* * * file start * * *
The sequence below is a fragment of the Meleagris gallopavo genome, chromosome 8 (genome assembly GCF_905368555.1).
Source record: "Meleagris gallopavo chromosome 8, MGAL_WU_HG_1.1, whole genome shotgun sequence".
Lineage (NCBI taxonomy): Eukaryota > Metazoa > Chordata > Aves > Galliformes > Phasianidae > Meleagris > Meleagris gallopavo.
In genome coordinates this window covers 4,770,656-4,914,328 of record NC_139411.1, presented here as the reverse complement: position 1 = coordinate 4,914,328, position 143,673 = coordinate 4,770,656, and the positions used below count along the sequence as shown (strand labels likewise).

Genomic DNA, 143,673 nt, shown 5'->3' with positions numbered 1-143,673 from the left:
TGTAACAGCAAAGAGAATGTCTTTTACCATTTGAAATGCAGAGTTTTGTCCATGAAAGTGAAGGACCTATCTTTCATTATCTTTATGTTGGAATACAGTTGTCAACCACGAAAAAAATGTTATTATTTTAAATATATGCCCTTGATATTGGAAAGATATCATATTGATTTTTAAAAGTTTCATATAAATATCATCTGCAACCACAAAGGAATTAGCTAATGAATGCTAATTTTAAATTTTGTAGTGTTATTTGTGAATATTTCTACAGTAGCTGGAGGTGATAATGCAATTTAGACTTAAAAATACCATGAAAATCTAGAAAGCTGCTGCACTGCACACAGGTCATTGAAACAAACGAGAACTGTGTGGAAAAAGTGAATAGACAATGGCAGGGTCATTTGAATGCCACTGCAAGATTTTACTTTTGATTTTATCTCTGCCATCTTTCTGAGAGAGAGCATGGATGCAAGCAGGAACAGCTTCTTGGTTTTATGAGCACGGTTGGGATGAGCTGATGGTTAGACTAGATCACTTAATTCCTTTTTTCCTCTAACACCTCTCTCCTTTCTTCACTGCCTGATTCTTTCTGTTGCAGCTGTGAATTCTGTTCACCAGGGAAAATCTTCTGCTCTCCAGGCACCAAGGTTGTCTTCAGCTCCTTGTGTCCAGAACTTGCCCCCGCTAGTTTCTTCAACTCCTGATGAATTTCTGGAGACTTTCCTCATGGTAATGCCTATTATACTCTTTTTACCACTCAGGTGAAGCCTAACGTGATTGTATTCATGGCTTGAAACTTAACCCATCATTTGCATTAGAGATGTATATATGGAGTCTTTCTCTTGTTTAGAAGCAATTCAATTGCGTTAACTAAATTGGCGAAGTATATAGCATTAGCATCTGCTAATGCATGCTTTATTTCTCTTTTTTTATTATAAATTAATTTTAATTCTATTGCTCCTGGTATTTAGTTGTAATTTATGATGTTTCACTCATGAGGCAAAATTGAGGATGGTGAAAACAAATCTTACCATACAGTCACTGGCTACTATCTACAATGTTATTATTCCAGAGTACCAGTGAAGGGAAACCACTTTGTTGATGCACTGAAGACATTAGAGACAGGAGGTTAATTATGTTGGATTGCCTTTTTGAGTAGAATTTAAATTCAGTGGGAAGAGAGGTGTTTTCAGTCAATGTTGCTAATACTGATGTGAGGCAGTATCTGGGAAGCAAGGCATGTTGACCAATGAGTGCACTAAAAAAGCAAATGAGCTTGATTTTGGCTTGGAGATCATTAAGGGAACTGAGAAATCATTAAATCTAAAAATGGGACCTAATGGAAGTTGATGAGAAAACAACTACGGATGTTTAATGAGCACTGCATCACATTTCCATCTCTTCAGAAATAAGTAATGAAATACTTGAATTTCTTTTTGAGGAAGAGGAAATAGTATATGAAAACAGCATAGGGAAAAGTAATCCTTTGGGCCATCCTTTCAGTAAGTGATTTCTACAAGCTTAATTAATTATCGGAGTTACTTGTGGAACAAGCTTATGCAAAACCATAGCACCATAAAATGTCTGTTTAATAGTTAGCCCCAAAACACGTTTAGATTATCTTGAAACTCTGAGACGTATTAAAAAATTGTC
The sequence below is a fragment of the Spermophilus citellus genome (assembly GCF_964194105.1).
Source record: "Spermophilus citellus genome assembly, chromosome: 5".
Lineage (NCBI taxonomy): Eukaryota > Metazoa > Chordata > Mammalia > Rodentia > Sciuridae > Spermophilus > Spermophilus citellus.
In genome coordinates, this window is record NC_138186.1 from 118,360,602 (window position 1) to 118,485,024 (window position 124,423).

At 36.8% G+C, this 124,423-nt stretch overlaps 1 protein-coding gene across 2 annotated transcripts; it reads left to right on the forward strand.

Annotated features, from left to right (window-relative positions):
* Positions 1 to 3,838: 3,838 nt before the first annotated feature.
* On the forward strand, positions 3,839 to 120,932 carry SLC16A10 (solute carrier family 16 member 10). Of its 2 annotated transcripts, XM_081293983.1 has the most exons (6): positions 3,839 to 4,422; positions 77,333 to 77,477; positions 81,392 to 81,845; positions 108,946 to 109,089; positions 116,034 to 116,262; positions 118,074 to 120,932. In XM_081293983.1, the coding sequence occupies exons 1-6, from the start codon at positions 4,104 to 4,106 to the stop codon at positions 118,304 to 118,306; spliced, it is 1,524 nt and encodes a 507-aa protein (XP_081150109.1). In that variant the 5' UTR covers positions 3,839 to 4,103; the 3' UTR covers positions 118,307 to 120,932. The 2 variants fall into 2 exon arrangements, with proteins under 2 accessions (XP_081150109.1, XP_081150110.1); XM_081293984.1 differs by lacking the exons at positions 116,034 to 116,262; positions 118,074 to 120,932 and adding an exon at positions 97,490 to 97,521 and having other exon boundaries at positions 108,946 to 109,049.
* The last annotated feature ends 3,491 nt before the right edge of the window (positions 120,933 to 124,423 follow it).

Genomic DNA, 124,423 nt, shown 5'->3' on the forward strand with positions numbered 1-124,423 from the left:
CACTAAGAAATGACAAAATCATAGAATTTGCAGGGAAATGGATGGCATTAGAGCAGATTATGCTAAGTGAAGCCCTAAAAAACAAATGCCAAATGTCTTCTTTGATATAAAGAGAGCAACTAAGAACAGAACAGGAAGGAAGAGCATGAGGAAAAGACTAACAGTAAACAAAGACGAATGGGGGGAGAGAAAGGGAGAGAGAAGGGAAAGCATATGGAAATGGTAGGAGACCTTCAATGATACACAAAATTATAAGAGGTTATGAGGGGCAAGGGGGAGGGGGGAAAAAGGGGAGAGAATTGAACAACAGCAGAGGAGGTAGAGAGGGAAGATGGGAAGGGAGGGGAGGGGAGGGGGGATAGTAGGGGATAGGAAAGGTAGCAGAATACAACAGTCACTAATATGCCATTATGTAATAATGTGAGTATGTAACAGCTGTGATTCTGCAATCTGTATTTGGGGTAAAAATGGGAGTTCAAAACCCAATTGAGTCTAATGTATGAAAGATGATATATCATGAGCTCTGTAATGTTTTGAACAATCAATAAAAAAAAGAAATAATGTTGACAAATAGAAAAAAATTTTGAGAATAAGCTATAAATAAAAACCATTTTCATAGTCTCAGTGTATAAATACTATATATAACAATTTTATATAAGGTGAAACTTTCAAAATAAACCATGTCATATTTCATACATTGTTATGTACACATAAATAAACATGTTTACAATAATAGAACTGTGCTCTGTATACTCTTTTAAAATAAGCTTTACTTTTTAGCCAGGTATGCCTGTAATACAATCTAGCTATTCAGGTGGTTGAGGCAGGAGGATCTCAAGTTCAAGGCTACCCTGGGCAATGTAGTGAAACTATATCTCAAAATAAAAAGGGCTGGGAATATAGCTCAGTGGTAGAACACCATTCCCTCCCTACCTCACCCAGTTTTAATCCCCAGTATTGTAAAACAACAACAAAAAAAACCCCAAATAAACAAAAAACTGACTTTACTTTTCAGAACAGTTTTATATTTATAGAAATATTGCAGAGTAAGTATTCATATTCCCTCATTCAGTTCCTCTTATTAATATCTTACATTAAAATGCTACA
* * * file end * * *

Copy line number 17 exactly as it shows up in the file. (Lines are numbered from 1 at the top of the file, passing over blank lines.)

CACTAAGAAATGACAAAATCATAGAATTTGCAGGGAAATGGATGGCATTAGAGCAGATTATGCTAAGTGAAGCCCTAAAAAACAAATGCCAAATGTCTTCTTTGATATAAAGAGAGCAACTAAGAACAGAACAGGAAGGAAGAGCATGAGGAAAAGACTAACAGTAAACAAAGACGAATGGGGGGAGAGAAAGGGAGAGAGAAGGGAAAGCATATGGAAATGGTAGGAGACCTTCAATGATACACAAAATTATAAGAGGTTATGAGGGGCAAGGGGGAGGGGGGAAAAAGGGGAGAGAATTGAACAACAGCAGAGGAGGTAGAGAGGGAAGATGGGAAGGGAGGGGAGGGGAGGGGGGATAGTAGGGGATAGGAAAGGTAGCAGAATACAACAGTCACTAATATGCCATTATGTAATAATGTGAGTATGTAACAGCTGTGATTCTGCAATCTGTATTTGGGGTAAAAATGGGAGTTCAAAACCCAATTGAGTCTAATGTATGAAAGATGATATATCATGAGCTCTGTAATGTTTTGAACAATCAATAAAAAAAAGAAATAATGTTGACAAATAGAAAAAAATTTTGAGAATAAGCTATAAATAAAAACCATTTTCATAGTCTCAGTGTATAAATACTATATATAACAATTTTATATAAGGTGAAACTTTCAAAATAAACCATGTCATATTTCATACATTGTTATGTACACATAAATAAACATGTTTACAATAATAGAACTGTGCTCTGTATACTCTTTTAAAATAAGCTTTACTTTTTAGCCAGGTATGCCTGTAATACAATCTAGCTATTCAGGTGGTTGAGGCAGGAGGATCTCAAGTTCAAGGCTACCCTGGGCAATGTAGTGAAACTATATCTCAAAATAAAAAGGGCTGGGAATATAGCTCAGTGGTAGAACACCATTCCCTCCCTACCTCACCCAGTTTTAATCCCCAGTATTGTAAAACAACAACAAAAAAAACCCCAAATAAACAAAAAACTGACTTTACTTTTCAGAACAGTTTTATATTTATAGAAATATTGCAGAGTAAGTATTCATATTCCCTCATTCAGTTCCTCTTATTAATATCTTACATTAAAATGCTACA